Food and other vendors will be on site for the festival, with lots of home-cooked treats and handmade treasures. Visitors are encouraged to bring their own chairs. Assistance is available for those who need help in getting into the venue. Camping is free to festival goers. Tickets are $15 for Friday night’s concert; $15 for all day Saturday; or $25 for a weekend pass. This project is supported by the N.C. Arts Council and the Rockingham County Arts Council, as well as the Rockingham County Partnership for Economic and Tourism Development, and the City of Eden Tourism Development. For more information, you may call 336-623-1043 or email Charlie-Poole@embarqmail.com.
MARC and the Charlie Poole Festival Join Forces to Explore the African Origins of the Banjo
Make plans to attend a special program at the MARC on June 9th, as the museum and Piedmont Folk Legacies join together for a special presentation in anticipation of the 21st annual Charlie Poole Music Festival on June 10th and 11th. A special feature of the festival each year is the presentation of the prestigious Lifetime Achievement Award, this year going to two especially deserving masters of their craft. One of the honorees, Bob Carlin, has graciously agreed to visit the museum and provide highlights from his newly released book “Banjo: An Illustrated History.”
A recent description of the book reads as thus: This book offers the first comprehensive, illustrated history of the banjo in its many forms. It traces the story of the instrument from its roots in West Africa to its birth in the Americas, through its coming of age in the Industrial Revolution and beyond. The book profiles the most important players and spotlights key luthiers and manufacturers. It features 100 “milestone instruments” with in-depth coverage, including model details and beautiful photos. It offers historical context surrounding the banjo through the ages, from its place in Victorian parlors and speakeasies through its role in the folk boom of the 1950s and 1960s to its place in the hands of songwriter John Hartford and comedian Steve Martin. Folk, jazz, bluegrass, country, and rock – the banjo has played an important part in all of these genres. Lavishly illustrated, and thoughtfully written by author, broadcaster, and acclaimed banjoist Bob Carlin, this is a must-have for lovers of fretted instruments, aficionados of roots music, and music history buffs.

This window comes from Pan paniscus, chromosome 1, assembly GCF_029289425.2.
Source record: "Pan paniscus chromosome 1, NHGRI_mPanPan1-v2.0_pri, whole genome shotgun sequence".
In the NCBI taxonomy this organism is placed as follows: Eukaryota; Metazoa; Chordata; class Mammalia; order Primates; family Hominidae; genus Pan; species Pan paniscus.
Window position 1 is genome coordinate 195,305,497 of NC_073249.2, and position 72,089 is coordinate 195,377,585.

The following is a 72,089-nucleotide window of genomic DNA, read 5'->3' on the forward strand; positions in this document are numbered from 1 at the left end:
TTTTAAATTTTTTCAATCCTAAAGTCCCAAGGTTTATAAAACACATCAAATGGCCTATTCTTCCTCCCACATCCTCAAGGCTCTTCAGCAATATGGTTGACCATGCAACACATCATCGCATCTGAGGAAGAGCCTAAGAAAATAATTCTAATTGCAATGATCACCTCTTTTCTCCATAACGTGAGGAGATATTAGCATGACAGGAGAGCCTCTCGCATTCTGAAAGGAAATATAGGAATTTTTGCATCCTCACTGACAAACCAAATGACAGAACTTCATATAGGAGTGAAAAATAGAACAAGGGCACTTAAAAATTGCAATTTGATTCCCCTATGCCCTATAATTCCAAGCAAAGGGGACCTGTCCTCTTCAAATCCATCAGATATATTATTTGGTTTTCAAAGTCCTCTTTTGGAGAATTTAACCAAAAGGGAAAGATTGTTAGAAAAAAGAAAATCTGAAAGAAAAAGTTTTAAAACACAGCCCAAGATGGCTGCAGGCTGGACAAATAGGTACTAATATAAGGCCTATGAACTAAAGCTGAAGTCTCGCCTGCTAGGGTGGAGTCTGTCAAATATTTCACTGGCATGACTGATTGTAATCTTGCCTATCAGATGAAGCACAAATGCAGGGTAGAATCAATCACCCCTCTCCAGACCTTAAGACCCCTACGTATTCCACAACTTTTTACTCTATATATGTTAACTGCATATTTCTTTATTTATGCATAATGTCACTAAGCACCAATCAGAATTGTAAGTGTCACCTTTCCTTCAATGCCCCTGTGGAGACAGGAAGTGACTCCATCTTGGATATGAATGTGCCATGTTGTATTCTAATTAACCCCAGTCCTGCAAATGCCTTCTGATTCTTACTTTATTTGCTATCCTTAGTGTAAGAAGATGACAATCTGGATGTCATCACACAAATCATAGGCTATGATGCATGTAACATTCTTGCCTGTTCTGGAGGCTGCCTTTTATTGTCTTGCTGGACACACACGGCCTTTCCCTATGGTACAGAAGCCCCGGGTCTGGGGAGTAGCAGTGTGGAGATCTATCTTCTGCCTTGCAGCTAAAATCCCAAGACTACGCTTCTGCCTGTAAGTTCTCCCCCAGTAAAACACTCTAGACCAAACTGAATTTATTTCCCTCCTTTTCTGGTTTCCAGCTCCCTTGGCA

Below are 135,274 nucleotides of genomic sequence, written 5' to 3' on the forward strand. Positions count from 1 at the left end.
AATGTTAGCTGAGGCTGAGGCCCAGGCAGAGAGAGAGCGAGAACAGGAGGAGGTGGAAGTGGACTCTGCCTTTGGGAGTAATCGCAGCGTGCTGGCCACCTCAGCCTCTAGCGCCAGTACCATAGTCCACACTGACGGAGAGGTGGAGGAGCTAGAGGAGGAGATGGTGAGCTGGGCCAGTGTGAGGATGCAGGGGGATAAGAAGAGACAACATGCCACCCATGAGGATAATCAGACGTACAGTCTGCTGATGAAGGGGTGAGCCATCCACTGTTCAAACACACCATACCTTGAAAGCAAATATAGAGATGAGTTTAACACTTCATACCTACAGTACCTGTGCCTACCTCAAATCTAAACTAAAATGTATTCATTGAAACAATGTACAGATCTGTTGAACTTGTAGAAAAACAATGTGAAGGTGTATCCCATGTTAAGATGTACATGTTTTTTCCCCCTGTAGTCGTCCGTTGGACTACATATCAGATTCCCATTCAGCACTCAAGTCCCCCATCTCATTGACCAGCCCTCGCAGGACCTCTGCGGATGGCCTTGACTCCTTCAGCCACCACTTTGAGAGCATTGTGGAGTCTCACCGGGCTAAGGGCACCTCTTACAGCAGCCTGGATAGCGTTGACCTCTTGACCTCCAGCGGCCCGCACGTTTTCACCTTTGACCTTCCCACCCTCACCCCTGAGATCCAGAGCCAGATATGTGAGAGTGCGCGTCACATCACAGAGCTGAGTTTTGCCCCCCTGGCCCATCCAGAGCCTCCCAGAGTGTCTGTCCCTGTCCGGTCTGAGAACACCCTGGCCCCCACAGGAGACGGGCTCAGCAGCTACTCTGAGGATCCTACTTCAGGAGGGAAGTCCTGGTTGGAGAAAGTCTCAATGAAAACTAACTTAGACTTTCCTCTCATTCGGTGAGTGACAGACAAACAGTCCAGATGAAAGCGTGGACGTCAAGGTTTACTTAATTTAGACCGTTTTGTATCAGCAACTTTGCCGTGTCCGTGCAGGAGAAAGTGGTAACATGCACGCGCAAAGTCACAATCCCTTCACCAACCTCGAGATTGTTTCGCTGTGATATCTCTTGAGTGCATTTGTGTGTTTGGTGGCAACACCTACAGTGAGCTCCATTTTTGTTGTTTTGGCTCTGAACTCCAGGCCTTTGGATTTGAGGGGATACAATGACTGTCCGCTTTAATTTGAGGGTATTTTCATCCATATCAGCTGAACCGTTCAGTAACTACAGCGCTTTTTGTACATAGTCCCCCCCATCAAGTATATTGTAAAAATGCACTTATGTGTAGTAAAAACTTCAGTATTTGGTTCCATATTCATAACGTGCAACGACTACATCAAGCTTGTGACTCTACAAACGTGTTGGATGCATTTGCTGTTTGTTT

Carlin will be taking questions and signing copies of his book, which will be available for sale. The other honoree for this year, Mali, West African musician, Cheick Hamala Diabate, will accompany Carlin, his schedule permitting. Featured in the book, Diabate is recognized for his important work with the African n’goni, the precursor of the modern banjo.
The program will be held at the MARC, located in the old Wentworth Courthouse, at 6:00 PM on Thursday, June 9th. The cost to attend the program is $5.00. If you have any questions, please contact the museum at (336) 634-4949 or MARCconnection@gmail.com.
Address: 1086 NC HWY 65, Reidsville, NC 27320